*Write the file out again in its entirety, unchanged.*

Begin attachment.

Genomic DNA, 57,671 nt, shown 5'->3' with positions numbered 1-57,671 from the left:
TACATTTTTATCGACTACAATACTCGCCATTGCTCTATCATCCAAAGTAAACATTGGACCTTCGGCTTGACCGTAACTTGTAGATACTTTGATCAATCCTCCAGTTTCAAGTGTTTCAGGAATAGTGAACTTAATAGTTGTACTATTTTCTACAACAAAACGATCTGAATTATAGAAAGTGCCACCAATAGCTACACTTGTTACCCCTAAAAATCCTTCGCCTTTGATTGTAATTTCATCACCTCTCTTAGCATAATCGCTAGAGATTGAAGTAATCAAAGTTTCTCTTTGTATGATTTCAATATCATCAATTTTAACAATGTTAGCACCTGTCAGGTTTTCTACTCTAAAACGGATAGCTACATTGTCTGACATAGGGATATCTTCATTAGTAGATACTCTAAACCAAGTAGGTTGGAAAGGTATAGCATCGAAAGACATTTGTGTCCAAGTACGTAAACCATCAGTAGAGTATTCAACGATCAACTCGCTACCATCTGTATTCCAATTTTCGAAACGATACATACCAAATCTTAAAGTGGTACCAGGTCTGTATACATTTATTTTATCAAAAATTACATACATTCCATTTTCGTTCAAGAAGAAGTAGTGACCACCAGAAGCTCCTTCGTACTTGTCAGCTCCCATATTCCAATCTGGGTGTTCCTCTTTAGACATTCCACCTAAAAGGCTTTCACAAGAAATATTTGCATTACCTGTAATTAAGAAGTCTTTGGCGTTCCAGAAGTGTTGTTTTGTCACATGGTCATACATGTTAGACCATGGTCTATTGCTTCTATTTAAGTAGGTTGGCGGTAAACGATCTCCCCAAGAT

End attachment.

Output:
Genomic DNA, 57,671 nt, shown 5'->3' with positions numbered 1-57,671 from the left:
TACATTTTTATCGACTACAATACTCGCCATTGCTCTATCATCCAAAGTAAACATTGGACCTTCGGCTTGACCGTAACTTGTAGATACTTTGATCAATCCTCCAGTTTCAAGTGTTTCAGGAATAGTGAACTTAATAGTTGTACTATTTTCTACAACAAAACGATCTGAATTATAGAAAGTGCCACCAATAGCTACACTTGTTACCCCTAAAAATCCTTCGCCTTTGATTGTAATTTCATCACCTCTCTTAGCATAATCGCTAGAGATTGAAGTAATCAAAGTTTCTCTTTGTATGATTTCAATATCATCAATTTTAACAATGTTAGCACCTGTCAGGTTTTCTACTCTAAAACGGATAGCTACATTGTCTGACATAGGGATATCTTCATTAGTAGATACTCTAAACCAAGTAGGTTGGAAAGGTATAGCATCGAAAGACATTTGTGTCCAAGTACGTAAACCATCAGTAGAGTATTCAACGATCAACTCGCTACCATCTGTATTCCAATTTTCGAAACGATACATACCAAATCTTAAAGTGGTACCAGGTCTGTATACATTTATTTTATCAAAAATTACATACATTCCATTTTCGTTCAAGAAGAAGTAGTGACCACCAGAAGCTCCTTCGTACTTGTCAGCTCCCATATTCCAATCTGGGTGTTCCTCTTTAGACATTCCACCTAAAAGGCTTTCACAAGAAATATTTGCATTACCTGTAATTAAGAAGTCTTTGGCGTTCCAGAAGTGTTGTTTTGTCACATGGTCATACATGTTAGACCATGGTCTATTGCTTCTATTTAAGTAGGTTGGCGGTAAACGATCTCCCCAAGAT